Alibaba Fined $2.75 Billion By China For Having A Monopoly

Alibaba is China’s largest e-commerce company. It is mostly B2B meaning buyer to buyer, meaning buyers and sellers around the world can connect and carry out transactions. It has been very popular in China but shockingly it has now been fined for a huge sum of $2.75 Billion or 18 Billion Yuan.

China fined Alibaba Group Holding Ltd on Saturday after an anti-monopoly investigation found that the group had abused its position as the dominant company in the market. According to Hong Hao, head of research BOCOM International in Hong Kong, “This penalty will be viewed as a closure to the anti-monopoly case for now by the market. It’s indeed the highest-profile anti-monopoly case in China”.

The investigation revealed that Alibaba listed in New York and Hong Kong has been abusing its market dominance since 2015. They have been preventing merchants on their website from using any other platform but their own. This kind of practice violates China’s antimonopoly laws as they hinder the free circulation of goods. It also infringes upon the business interest of all the merchants using their website.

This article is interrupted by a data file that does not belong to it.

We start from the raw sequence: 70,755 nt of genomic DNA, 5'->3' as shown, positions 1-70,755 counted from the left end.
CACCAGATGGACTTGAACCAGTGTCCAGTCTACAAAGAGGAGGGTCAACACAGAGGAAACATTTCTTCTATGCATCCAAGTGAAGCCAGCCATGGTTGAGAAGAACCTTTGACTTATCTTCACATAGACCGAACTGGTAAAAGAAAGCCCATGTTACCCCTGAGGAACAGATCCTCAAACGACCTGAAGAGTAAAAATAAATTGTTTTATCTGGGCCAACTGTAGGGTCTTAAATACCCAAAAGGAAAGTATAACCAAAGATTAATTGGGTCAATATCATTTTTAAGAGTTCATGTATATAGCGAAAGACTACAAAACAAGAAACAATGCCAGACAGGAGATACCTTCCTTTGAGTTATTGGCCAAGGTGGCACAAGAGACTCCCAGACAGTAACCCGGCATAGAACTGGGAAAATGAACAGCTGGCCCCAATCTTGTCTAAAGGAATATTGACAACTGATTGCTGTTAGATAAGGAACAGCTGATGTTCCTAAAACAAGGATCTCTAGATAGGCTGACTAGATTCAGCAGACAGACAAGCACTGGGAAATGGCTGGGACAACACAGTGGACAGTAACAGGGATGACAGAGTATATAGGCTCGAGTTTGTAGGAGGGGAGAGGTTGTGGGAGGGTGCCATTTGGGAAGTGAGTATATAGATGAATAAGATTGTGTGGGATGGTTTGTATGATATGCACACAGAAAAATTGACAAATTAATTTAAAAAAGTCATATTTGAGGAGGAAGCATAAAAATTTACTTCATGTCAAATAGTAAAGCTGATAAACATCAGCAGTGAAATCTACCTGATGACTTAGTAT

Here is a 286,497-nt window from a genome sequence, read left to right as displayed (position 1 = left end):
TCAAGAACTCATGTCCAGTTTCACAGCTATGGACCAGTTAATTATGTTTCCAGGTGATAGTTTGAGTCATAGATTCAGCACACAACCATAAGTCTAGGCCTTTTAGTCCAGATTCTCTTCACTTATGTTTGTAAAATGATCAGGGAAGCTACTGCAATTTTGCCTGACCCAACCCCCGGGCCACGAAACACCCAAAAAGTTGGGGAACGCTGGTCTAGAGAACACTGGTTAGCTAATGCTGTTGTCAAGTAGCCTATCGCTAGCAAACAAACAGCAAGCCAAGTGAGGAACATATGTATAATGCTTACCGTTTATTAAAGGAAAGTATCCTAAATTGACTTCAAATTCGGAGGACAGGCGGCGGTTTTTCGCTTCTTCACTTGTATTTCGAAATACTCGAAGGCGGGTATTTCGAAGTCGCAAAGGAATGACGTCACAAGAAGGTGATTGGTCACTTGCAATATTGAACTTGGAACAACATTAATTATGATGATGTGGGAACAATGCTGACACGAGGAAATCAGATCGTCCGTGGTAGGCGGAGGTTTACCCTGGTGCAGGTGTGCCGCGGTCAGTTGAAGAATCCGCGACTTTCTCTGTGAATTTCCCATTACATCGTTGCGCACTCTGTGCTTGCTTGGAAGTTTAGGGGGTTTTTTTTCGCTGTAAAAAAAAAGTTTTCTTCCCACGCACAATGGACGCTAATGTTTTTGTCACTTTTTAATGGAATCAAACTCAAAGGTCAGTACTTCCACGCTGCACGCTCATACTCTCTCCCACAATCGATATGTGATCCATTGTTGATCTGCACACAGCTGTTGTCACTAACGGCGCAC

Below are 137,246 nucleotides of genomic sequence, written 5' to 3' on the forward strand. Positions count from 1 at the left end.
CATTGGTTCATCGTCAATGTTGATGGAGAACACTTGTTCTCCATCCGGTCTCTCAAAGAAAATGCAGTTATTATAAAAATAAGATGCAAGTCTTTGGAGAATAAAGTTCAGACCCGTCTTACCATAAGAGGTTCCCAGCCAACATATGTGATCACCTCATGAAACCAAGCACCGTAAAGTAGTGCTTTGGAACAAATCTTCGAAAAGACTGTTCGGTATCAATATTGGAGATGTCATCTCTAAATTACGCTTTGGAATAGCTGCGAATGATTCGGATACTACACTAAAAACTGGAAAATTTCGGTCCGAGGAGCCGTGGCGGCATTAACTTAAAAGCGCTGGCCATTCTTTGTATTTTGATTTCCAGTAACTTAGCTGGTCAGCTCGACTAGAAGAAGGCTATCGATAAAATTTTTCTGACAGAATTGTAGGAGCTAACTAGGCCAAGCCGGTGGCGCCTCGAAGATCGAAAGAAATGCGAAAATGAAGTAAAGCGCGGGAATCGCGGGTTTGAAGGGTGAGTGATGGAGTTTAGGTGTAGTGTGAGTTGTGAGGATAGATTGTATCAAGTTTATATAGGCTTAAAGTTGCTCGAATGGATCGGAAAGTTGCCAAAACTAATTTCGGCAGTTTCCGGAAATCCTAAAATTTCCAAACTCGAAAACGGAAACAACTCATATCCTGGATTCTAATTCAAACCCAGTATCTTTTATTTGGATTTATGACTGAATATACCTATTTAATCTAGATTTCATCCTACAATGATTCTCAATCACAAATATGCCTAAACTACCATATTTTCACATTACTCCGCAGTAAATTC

This is not the first time China has hit a company with heavy penalties. Qualcomm was fined for $970million back in 2015 due to antitrust penalties. This fine now is more than double that.

While this may be the largest fine ever for any antitrust penalty, it only amounts to 4% of Alibaba’s domestic revenues for 2019. So I am sure they are able to pay for it. The company said in a statement that they “will ensure its compliance with determination”. The CEO Daniel Zhang also said in a memo that “We will tackle it openly and work through it together. Let’s improve ourselves and start again together as one”.

This fine will serve as a beacon prompting other regulators like the US and Europe to rethink their own antitrust reviews for famous tech companies like Google and Facebook.

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